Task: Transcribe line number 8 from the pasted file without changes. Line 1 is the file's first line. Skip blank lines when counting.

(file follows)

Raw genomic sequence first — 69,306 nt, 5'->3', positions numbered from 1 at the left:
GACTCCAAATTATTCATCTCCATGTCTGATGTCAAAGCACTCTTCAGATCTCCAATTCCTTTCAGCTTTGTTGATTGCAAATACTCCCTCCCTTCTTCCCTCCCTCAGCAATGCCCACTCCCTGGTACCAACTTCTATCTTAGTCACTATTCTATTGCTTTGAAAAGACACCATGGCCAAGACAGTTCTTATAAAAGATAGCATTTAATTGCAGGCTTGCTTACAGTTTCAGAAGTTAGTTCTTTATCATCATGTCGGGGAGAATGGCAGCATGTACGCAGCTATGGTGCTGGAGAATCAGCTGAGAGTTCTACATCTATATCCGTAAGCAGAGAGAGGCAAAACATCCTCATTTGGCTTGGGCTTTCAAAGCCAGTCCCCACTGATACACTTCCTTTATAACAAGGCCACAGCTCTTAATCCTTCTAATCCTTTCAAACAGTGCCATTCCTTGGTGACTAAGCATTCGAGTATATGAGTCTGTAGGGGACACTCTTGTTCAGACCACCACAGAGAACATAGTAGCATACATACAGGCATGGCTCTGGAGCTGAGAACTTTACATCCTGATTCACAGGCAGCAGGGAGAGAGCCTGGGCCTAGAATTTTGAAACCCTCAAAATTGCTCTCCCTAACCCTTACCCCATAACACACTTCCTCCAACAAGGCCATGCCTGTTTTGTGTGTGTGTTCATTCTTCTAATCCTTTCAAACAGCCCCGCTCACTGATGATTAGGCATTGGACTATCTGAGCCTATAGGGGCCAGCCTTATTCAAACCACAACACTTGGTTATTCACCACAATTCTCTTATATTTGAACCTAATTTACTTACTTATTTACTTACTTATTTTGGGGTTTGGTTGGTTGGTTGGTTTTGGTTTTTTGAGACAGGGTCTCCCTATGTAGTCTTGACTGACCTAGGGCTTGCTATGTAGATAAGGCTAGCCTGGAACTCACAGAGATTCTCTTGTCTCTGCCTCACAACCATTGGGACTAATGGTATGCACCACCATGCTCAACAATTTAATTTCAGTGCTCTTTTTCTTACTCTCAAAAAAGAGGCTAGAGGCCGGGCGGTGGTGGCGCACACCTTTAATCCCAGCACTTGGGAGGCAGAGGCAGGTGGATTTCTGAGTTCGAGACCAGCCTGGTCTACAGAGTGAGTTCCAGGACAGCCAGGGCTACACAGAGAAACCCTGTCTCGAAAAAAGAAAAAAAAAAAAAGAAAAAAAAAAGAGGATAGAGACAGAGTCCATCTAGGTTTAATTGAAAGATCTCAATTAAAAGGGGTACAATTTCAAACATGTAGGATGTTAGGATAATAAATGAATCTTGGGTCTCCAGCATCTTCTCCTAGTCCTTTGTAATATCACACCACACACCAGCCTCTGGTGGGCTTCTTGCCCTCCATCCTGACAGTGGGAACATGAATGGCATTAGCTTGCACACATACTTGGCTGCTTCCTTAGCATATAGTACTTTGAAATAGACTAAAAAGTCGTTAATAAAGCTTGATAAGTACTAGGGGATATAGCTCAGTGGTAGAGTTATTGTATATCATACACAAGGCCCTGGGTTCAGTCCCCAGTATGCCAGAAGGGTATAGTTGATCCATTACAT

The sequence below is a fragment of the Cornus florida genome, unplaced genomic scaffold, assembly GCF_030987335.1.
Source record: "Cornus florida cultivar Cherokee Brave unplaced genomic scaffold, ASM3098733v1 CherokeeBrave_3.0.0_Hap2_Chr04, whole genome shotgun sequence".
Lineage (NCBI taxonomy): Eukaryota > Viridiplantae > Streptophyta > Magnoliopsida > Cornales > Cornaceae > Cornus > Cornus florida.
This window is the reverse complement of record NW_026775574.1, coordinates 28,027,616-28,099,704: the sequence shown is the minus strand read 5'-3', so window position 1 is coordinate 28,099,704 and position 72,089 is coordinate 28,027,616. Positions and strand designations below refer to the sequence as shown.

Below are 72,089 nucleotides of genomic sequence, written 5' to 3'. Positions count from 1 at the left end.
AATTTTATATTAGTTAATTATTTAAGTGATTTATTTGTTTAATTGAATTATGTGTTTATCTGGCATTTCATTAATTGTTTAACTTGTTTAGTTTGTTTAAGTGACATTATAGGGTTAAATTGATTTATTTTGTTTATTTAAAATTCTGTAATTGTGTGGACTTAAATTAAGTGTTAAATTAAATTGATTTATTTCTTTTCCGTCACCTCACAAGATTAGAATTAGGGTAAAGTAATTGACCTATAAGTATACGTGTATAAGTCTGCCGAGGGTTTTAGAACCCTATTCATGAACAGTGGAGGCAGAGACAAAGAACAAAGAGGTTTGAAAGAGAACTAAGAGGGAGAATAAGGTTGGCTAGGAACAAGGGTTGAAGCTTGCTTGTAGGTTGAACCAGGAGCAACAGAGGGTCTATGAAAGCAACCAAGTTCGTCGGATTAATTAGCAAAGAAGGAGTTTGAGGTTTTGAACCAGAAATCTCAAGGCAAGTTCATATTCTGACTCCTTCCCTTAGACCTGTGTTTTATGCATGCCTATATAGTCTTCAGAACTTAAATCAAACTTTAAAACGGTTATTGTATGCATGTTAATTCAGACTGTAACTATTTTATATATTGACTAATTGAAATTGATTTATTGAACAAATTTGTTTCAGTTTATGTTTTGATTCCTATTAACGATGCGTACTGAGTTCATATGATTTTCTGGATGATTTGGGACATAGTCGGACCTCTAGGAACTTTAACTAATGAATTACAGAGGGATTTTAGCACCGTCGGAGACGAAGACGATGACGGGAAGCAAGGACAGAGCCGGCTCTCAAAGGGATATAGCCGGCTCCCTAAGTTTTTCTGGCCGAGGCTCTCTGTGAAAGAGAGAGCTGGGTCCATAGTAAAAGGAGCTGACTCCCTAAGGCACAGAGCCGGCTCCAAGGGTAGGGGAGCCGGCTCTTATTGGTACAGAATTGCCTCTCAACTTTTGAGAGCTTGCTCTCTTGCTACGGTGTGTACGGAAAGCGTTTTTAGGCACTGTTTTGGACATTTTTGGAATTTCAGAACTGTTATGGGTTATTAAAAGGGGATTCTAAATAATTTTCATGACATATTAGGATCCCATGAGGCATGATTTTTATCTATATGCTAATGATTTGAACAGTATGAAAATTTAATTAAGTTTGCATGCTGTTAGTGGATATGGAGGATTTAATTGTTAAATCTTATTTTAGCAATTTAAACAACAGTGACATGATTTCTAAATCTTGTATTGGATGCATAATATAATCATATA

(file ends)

AATTTTATATTAGTTAATTATTTAAGTGATTTATTTGTTTAATTGAATTATGTGTTTATCTGGCATTTCATTAATTGTTTAACTTGTTTAGTTTGTTTAAGTGACATTATAGGGTTAAATTGATTTATTTTGTTTATTTAAAATTCTGTAATTGTGTGGACTTAAATTAAGTGTTAAATTAAATTGATTTATTTCTTTTCCGTCACCTCACAAGATTAGAATTAGGGTAAAGTAATTGACCTATAAGTATACGTGTATAAGTCTGCCGAGGGTTTTAGAACCCTATTCATGAACAGTGGAGGCAGAGACAAAGAACAAAGAGGTTTGAAAGAGAACTAAGAGGGAGAATAAGGTTGGCTAGGAACAAGGGTTGAAGCTTGCTTGTAGGTTGAACCAGGAGCAACAGAGGGTCTATGAAAGCAACCAAGTTCGTCGGATTAATTAGCAAAGAAGGAGTTTGAGGTTTTGAACCAGAAATCTCAAGGCAAGTTCATATTCTGACTCCTTCCCTTAGACCTGTGTTTTATGCATGCCTATATAGTCTTCAGAACTTAAATCAAACTTTAAAACGGTTATTGTATGCATGTTAATTCAGACTGTAACTATTTTATATATTGACTAATTGAAATTGATTTATTGAACAAATTTGTTTCAGTTTATGTTTTGATTCCTATTAACGATGCGTACTGAGTTCATATGATTTTCTGGATGATTTGGGACATAGTCGGACCTCTAGGAACTTTAACTAATGAATTACAGAGGGATTTTAGCACCGTCGGAGACGAAGACGATGACGGGAAGCAAGGACAGAGCCGGCTCTCAAAGGGATATAGCCGGCTCCCTAAGTTTTTCTGGCCGAGGCTCTCTGTGAAAGAGAGAGCTGGGTCCATAGTAAAAGGAGCTGACTCCCTAAGGCACAGAGCCGGCTCCAAGGGTAGGGGAGCCGGCTCTTATTGGTACAGAATTGCCTCTCAACTTTTGAGAGCTTGCTCTCTTGCTACGGTGTGTACGGAAAGCGTTTTTAGGCACTGTTTTGGACATTTTTGGAATTTCAGAACTGTTATGGGTTATTAAAAGGGGATTCTAAATAATTTTCATGACATATTAGGATCCCATGAGGCATGATTTTTATCTATATGCTAATGATTTGAACAGTATGAAAATTTAATTAAGTTTGCATGCTGTTAGTGGATATGGAGGATTTAATTGTTAAATCTTATTTTAGCAATTTAAACAACAGTGACATGATTTCTAAATCTTGTATTGGATGCATAATATAATCATATA